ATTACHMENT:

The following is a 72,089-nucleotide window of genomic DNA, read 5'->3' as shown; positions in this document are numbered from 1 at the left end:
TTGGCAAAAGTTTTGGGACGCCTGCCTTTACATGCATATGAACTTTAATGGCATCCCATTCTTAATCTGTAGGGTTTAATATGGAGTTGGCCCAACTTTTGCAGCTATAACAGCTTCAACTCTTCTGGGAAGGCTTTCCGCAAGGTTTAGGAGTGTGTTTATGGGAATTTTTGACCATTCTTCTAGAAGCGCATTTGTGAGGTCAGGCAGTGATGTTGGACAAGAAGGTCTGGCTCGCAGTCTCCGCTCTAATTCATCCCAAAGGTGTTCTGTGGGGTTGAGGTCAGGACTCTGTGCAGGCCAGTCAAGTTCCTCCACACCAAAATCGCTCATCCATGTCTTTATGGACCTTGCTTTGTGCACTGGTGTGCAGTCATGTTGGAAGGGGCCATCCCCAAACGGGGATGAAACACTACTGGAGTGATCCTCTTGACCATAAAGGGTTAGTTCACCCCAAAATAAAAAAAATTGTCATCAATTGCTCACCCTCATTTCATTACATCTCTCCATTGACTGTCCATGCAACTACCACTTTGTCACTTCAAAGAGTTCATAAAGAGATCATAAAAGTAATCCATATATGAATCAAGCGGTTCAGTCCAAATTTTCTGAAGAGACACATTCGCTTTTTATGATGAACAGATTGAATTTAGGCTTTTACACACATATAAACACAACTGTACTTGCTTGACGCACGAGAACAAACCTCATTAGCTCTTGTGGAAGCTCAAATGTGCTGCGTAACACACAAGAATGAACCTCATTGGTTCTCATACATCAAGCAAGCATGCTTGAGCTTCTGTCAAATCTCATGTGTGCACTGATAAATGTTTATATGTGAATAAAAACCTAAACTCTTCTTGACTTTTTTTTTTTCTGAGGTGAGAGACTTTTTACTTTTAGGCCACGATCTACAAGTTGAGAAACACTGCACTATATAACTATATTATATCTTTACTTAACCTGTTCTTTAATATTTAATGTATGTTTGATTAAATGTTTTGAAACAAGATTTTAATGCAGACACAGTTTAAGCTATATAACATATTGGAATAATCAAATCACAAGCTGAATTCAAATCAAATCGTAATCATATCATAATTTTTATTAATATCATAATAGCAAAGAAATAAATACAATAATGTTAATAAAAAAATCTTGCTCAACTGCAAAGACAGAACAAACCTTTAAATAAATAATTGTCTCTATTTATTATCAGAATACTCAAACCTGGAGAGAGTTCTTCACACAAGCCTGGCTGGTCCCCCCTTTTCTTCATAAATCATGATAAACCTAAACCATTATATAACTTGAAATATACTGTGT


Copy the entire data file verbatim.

The following is a 72,089-nucleotide window of genomic DNA, read 5'->3' as shown; positions in this document are numbered from 1 at the left end:
TTGGCAAAAGTTTTGGGACGCCTGCCTTTACATGCATATGAACTTTAATGGCATCCCATTCTTAATCTGTAGGGTTTAATATGGAGTTGGCCCAACTTTTGCAGCTATAACAGCTTCAACTCTTCTGGGAAGGCTTTCCGCAAGGTTTAGGAGTGTGTTTATGGGAATTTTTGACCATTCTTCTAGAAGCGCATTTGTGAGGTCAGGCAGTGATGTTGGACAAGAAGGTCTGGCTCGCAGTCTCCGCTCTAATTCATCCCAAAGGTGTTCTGTGGGGTTGAGGTCAGGACTCTGTGCAGGCCAGTCAAGTTCCTCCACACCAAAATCGCTCATCCATGTCTTTATGGACCTTGCTTTGTGCACTGGTGTGCAGTCATGTTGGAAGGGGCCATCCCCAAACGGGGATGAAACACTACTGGAGTGATCCTCTTGACCATAAAGGGTTAGTTCACCCCAAAATAAAAAAAATTGTCATCAATTGCTCACCCTCATTTCATTACATCTCTCCATTGACTGTCCATGCAACTACCACTTTGTCACTTCAAAGAGTTCATAAAGAGATCATAAAAGTAATCCATATATGAATCAAGCGGTTCAGTCCAAATTTTCTGAAGAGACACATTCGCTTTTTATGATGAACAGATTGAATTTAGGCTTTTACACACATATAAACACAACTGTACTTGCTTGACGCACGAGAACAAACCTCATTAGCTCTTGTGGAAGCTCAAATGTGCTGCGTAACACACAAGAATGAACCTCATTGGTTCTCATACATCAAGCAAGCATGCTTGAGCTTCTGTCAAATCTCATGTGTGCACTGATAAATGTTTATATGTGAATAAAAACCTAAACTCTTCTTGACTTTTTTTTTTTCTGAGGTGAGAGACTTTTTACTTTTAGGCCACGATCTACAAGTTGAGAAACACTGCACTATATAACTATATTATATCTTTACTTAACCTGTTCTTTAATATTTAATGTATGTTTGATTAAATGTTTTGAAACAAGATTTTAATGCAGACACAGTTTAAGCTATATAACATATTGGAATAATCAAATCACAAGCTGAATTCAAATCAAATCGTAATCATATCATAATTTTTATTAATATCATAATAGCAAAGAAATAAATACAATAATGTTAATAAAAAAATCTTGCTCAACTGCAAAGACAGAACAAACCTTTAAATAAATAATTGTCTCTATTTATTATCAGAATACTCAAACCTGGAGAGAGTTCTTCACACAAGCCTGGCTGGTCCCCCCTTTTCTTCATAAATCATGATAAACCTAAACCATTATATAACTTGAAATATACTGTGT